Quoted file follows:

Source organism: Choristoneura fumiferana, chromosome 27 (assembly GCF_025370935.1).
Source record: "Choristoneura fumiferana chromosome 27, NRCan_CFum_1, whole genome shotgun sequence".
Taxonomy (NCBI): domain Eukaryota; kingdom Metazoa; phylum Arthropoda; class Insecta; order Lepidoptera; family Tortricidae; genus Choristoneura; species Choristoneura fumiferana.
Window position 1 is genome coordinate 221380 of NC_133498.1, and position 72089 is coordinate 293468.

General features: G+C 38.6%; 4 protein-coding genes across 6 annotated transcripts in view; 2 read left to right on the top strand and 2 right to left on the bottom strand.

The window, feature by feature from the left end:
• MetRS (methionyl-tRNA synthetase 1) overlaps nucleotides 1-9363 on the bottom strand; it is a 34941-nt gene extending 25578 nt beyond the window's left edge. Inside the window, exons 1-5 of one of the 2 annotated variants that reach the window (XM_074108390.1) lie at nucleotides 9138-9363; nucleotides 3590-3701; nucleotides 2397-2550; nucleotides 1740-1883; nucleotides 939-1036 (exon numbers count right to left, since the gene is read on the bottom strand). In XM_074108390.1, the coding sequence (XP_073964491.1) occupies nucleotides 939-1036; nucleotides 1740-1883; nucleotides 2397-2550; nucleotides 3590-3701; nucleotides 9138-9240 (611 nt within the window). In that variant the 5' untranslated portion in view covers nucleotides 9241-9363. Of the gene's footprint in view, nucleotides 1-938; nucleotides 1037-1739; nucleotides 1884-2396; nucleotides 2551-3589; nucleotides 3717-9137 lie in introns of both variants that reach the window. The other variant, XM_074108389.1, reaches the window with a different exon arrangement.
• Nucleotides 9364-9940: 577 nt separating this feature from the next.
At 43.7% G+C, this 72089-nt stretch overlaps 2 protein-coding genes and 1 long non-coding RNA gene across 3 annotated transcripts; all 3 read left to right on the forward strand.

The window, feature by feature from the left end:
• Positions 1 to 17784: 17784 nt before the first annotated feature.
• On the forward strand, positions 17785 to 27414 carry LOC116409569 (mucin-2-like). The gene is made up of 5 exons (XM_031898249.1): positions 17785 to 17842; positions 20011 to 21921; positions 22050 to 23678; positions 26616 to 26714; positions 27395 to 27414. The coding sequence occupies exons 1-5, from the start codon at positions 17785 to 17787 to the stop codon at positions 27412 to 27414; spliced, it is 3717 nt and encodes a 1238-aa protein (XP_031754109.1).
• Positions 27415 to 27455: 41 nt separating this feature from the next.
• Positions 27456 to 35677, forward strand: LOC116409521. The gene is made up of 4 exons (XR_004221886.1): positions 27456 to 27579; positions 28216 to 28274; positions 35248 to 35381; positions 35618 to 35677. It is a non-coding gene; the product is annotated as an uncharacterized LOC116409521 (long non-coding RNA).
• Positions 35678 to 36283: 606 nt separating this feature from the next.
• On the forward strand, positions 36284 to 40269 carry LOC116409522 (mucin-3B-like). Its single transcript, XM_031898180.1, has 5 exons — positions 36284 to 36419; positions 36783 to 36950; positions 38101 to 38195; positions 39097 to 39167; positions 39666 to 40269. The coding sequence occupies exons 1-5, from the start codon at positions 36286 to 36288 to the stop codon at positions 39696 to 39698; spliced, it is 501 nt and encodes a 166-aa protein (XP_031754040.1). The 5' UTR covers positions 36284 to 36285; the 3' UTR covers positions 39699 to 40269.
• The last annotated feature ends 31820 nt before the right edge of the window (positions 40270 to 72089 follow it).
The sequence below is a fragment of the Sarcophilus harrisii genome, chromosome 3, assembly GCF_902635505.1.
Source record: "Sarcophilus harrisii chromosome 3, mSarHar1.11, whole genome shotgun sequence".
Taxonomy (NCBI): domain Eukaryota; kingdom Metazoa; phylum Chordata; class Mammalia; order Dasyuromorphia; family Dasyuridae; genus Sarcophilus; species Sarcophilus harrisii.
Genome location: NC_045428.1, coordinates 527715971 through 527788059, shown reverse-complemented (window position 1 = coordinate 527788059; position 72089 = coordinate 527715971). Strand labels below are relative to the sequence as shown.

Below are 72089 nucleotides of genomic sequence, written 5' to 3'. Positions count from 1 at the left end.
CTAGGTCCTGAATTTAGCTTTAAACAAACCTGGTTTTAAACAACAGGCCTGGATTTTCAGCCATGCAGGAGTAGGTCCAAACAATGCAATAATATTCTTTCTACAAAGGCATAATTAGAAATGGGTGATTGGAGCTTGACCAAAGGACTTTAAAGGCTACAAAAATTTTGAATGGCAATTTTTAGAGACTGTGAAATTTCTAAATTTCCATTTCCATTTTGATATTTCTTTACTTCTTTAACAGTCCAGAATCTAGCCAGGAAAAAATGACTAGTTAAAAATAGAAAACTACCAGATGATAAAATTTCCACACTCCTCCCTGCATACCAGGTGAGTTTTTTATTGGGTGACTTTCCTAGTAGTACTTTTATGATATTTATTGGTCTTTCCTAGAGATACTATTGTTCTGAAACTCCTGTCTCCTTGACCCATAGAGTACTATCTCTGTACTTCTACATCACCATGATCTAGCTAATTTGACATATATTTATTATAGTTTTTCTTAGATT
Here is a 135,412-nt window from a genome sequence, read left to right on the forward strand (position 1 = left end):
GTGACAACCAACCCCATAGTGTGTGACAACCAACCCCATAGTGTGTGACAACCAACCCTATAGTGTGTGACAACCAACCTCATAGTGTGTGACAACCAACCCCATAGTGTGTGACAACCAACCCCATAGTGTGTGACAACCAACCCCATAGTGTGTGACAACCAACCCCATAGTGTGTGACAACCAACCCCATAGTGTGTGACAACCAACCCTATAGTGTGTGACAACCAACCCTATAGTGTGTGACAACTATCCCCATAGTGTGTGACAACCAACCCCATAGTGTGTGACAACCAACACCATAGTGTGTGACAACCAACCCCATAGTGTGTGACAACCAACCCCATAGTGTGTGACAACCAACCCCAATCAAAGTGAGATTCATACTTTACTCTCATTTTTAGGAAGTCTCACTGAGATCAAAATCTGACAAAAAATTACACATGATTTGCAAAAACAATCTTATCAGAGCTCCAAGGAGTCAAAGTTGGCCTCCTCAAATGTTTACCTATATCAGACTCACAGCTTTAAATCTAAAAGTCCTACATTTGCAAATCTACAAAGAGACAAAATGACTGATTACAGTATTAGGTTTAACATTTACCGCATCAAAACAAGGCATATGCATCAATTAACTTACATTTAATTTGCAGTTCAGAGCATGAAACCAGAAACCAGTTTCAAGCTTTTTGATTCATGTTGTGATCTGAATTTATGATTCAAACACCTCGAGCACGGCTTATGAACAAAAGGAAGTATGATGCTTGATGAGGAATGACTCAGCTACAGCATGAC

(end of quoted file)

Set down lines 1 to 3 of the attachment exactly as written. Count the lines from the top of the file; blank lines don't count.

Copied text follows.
Source organism: Choristoneura fumiferana, chromosome 27 (assembly GCF_025370935.1).
Source record: "Choristoneura fumiferana chromosome 27, NRCan_CFum_1, whole genome shotgun sequence".
Taxonomy (NCBI): domain Eukaryota; kingdom Metazoa; phylum Arthropoda; class Insecta; order Lepidoptera; family Tortricidae; genus Choristoneura; species Choristoneura fumiferana.